Unlike PVCu window frames that require little maintenance, timber window frames must be kept protected to ensure they do not rot or swell. The replacement of timber windows tend to be more expensive than repairing, and could also potentially lose the character of the building and its history. Therefore regular inspection of the frames, both inside and out is highly recommended.
If paint or wood stain is not regularly applied, the frame will be exposed to the elements and over time the wood will swell; causing the sashes and casements to stick and rattle. Gaps can also occur in the joints or where there is loose, damaged putty, which will lead to draughts. If left to deteriorate, the timber frames will only get much worse.
Regularly check their condition, examining the joints and Sash window repair Kent sashes. A penknife is a handy tool to check if the bottom of doors and windows and the sill have any rotten wood.
Before applying any paint or wood stain, preparation is paramount. Ensure that all loose paint is removed and surfaces are solid. Any loose paint can be removed effortlessly using a heat gun (purchased from most DIY stores), but extra care should be taken as the heat can easily crack glass.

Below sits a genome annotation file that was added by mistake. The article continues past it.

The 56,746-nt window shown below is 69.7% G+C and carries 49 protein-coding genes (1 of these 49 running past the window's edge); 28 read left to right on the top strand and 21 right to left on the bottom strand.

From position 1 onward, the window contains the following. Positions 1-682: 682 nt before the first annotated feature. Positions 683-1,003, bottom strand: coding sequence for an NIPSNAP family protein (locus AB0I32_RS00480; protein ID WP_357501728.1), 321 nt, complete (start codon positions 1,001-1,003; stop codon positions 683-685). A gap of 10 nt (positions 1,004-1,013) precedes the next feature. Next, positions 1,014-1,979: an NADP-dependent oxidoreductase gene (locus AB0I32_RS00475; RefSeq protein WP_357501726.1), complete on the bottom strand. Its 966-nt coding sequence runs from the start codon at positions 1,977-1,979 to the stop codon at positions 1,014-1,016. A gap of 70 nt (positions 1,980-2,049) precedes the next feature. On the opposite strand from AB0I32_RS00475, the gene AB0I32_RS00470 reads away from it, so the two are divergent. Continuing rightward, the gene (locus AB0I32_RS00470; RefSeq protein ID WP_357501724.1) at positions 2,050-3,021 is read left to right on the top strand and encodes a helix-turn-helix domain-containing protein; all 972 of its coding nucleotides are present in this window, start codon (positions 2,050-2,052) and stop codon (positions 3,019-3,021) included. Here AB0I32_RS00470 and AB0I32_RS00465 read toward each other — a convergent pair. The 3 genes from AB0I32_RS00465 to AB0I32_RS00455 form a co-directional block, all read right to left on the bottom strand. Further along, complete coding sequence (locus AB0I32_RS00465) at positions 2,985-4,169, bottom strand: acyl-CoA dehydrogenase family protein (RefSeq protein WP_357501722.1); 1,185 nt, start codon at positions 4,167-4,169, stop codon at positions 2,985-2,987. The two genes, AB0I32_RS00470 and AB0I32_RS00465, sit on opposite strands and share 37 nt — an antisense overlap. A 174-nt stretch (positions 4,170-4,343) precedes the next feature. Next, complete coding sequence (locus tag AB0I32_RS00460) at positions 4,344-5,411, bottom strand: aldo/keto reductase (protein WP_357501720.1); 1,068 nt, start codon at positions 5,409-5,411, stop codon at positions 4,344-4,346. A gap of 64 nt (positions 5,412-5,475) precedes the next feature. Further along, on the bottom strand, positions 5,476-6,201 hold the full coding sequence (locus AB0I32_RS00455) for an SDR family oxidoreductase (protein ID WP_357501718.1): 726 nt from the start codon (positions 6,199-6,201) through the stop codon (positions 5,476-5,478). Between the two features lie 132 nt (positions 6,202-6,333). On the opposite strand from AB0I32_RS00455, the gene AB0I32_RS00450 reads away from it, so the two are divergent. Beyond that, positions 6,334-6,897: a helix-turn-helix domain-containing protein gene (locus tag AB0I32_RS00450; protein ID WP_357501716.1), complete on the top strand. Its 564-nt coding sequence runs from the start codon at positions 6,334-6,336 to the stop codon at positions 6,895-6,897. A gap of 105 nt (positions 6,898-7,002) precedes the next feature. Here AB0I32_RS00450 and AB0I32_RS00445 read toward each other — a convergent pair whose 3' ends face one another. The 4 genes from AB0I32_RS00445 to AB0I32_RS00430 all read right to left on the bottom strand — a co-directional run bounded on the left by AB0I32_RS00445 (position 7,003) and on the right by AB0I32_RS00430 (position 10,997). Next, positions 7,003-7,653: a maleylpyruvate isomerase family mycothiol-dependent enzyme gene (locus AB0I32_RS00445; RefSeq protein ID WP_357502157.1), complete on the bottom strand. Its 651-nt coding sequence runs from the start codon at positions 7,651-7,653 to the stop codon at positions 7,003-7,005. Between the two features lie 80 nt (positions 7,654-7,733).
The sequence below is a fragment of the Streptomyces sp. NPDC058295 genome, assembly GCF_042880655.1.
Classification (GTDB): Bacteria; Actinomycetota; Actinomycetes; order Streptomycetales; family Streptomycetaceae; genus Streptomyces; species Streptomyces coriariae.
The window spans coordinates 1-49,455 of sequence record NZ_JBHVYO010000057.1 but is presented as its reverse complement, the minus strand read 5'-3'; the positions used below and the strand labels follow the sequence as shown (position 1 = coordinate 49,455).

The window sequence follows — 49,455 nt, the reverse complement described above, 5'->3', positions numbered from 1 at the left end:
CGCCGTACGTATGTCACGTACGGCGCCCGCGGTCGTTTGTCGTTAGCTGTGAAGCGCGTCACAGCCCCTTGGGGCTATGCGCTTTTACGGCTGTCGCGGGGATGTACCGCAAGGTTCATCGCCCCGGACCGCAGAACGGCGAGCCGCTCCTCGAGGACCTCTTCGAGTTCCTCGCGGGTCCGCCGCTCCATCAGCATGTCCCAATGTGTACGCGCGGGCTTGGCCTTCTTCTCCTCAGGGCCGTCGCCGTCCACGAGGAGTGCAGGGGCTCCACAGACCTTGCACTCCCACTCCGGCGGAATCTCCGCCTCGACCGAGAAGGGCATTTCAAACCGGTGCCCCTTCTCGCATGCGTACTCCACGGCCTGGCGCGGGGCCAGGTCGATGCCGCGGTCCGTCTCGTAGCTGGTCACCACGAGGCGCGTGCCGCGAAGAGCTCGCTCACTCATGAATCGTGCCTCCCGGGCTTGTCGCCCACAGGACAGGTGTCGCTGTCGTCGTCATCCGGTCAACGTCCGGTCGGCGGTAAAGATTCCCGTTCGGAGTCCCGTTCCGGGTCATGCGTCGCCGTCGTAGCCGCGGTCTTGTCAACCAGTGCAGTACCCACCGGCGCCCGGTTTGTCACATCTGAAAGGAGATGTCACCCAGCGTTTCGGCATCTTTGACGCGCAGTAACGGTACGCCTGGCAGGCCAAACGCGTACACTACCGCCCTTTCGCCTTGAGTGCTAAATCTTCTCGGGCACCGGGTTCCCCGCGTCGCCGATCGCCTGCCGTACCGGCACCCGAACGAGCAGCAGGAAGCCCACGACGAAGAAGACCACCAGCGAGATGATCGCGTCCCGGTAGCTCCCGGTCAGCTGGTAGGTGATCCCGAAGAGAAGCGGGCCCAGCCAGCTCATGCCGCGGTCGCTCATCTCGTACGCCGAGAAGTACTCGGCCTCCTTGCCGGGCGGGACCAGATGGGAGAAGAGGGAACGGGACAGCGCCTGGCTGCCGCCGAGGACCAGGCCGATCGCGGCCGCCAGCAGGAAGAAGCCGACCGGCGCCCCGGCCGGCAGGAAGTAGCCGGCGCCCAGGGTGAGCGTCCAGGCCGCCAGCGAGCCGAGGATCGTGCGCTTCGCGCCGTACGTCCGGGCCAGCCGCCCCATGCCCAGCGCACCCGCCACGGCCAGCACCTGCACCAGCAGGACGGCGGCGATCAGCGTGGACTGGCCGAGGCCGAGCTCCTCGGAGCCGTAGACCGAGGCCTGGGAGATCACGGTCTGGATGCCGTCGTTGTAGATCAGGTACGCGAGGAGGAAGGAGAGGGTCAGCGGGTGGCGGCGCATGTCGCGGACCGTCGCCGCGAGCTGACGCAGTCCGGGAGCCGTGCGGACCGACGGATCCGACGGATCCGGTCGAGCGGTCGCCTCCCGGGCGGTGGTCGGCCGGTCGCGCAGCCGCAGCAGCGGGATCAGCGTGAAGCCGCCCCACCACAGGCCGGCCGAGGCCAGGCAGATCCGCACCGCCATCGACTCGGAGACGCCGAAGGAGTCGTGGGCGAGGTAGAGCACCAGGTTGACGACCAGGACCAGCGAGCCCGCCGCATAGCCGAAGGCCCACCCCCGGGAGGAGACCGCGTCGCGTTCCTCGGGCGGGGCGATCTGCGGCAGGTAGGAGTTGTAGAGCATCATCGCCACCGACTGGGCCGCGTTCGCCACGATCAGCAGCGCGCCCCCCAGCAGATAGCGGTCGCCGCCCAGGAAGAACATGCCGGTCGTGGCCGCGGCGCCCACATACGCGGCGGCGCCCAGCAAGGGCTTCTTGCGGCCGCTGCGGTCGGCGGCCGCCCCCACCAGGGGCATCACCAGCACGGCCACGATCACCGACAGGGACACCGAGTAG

The next step would be to replace any loose, missing putty (it is recommended to use traditional linseed oil putty) however the glass can easily be damaged while doing this, so again, extra care should be taken. Should the glass from a sash window get damaged and need replacing, it should be noted that to avoid the sash having to be rebalanced, that the replacement glass needs to be of the same weight and thickness. If there is just a small crack across one of the corners on the original pane, this is unlikely to cause any problems.
Timber frame windows and doors are prone to sticking, especially in damp weather. Beware of planing the wood edges as it could soon rectify itself once the weather dries out.
Other causes of sticking windows could be over painting, joints that are